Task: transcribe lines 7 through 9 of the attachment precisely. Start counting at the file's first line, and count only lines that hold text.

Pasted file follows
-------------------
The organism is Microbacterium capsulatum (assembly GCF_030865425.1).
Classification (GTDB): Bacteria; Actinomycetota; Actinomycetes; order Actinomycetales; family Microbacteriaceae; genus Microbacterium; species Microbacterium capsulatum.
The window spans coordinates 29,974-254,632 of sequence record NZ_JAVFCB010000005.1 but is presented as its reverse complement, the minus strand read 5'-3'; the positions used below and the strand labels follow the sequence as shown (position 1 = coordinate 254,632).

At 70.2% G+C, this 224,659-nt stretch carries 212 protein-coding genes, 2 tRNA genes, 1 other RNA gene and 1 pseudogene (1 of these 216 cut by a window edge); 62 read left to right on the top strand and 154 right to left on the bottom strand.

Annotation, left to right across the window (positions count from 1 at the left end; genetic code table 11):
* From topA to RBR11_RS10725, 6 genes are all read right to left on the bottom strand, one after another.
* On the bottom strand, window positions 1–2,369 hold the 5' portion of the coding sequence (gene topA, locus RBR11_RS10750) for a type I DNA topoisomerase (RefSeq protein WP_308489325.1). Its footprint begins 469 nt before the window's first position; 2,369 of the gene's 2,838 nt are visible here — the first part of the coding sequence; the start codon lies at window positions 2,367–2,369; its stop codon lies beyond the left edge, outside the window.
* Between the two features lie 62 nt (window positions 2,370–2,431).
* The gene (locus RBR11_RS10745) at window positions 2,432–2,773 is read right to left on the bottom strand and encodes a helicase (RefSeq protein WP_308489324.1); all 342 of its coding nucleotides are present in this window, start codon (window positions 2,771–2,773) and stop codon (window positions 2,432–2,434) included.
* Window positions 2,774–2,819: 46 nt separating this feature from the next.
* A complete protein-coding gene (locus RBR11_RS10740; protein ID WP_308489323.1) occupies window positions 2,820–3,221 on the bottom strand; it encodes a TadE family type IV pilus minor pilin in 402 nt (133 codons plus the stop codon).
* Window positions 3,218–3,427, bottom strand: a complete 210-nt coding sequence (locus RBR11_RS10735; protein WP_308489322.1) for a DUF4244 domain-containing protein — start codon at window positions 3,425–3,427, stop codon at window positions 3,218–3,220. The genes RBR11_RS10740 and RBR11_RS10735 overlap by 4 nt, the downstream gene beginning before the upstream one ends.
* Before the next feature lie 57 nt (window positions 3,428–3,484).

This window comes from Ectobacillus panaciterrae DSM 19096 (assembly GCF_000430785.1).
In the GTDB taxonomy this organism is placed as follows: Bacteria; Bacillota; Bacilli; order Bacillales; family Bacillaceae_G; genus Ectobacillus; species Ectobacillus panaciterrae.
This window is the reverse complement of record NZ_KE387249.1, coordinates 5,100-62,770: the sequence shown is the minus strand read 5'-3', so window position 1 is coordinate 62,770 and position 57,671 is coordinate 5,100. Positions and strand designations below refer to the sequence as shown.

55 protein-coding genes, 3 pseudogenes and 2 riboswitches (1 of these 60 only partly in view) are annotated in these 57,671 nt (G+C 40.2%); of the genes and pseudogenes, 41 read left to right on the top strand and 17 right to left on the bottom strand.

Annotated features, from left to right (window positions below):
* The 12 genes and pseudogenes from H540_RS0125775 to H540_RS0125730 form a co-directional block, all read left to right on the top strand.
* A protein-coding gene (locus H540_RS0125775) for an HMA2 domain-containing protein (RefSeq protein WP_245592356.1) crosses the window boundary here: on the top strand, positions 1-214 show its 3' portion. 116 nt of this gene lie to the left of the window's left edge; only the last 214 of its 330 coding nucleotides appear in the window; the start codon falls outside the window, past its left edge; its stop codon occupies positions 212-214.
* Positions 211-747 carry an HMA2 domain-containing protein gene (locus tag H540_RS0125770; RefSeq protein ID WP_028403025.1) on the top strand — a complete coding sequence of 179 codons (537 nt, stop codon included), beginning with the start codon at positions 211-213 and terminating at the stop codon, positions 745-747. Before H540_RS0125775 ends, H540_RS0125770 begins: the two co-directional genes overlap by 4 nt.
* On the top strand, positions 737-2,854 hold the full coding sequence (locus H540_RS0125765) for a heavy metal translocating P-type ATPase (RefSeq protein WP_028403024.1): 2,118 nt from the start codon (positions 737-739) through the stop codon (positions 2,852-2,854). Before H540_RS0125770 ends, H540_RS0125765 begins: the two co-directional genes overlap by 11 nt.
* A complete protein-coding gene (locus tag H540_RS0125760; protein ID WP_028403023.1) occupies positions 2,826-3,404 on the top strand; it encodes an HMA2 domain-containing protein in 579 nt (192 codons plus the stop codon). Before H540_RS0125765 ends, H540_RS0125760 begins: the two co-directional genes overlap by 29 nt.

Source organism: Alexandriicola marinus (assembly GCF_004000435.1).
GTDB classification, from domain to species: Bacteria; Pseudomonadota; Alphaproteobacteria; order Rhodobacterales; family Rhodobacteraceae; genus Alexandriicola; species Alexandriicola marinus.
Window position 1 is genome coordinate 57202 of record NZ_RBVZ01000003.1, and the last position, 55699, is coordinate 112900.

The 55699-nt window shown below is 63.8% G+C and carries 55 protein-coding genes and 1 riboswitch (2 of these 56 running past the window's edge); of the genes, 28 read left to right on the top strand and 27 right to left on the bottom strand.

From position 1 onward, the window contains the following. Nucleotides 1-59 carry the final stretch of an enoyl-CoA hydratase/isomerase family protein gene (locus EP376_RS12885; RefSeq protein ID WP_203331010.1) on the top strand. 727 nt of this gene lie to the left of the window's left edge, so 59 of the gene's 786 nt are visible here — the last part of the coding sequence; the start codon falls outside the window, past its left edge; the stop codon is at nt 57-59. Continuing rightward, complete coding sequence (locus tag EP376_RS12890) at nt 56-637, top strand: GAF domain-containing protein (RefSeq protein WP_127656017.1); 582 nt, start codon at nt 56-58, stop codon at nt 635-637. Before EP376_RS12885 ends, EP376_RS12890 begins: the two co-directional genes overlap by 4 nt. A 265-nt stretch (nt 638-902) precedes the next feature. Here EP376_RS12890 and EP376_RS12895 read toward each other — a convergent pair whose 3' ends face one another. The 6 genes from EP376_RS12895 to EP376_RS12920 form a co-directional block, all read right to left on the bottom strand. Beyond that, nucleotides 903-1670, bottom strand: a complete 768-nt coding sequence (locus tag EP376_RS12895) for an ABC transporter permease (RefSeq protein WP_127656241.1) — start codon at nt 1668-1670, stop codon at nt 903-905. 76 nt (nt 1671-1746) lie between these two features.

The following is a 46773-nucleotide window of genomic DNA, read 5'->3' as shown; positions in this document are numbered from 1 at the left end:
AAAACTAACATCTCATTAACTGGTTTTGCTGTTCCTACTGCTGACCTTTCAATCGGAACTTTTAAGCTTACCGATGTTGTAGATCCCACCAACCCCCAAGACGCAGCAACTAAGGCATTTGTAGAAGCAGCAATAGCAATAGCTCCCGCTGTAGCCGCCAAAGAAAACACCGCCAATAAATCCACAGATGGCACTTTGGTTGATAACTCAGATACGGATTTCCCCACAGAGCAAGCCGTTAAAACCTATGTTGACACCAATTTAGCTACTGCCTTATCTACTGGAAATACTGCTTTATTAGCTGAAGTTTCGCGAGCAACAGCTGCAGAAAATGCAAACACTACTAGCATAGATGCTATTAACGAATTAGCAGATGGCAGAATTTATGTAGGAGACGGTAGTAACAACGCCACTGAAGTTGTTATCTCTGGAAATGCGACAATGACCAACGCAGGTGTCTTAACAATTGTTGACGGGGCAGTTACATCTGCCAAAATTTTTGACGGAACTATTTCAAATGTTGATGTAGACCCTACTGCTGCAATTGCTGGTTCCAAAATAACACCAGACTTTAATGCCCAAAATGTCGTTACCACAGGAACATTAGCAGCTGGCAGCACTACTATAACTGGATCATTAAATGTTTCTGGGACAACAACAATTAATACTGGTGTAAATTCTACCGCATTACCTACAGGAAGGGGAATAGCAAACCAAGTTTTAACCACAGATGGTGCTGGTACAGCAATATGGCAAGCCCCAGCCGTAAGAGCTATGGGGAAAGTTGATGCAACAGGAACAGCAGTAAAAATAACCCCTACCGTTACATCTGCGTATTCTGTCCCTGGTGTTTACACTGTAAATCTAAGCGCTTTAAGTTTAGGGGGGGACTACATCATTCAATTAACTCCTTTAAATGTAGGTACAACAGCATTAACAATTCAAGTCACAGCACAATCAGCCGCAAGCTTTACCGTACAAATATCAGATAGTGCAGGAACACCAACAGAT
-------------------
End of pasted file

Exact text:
* On the bottom strand, window positions 1–2,369 hold the 5' portion of the coding sequence (gene topA, locus RBR11_RS10750) for a type I DNA topoisomerase (RefSeq protein WP_308489325.1). Its footprint begins 469 nt before the window's first position; 2,369 of the gene's 2,838 nt are visible here — the first part of the coding sequence; the start codon lies at window positions 2,367–2,369; its stop codon lies beyond the left edge, outside the window.
* Between the two features lie 62 nt (window positions 2,370–2,431).
* The gene (locus RBR11_RS10745) at window positions 2,432–2,773 is read right to left on the bottom strand and encodes a helicase (RefSeq protein WP_308489324.1); all 342 of its coding nucleotides are present in this window, start codon (window positions 2,771–2,773) and stop codon (window positions 2,432–2,434) included.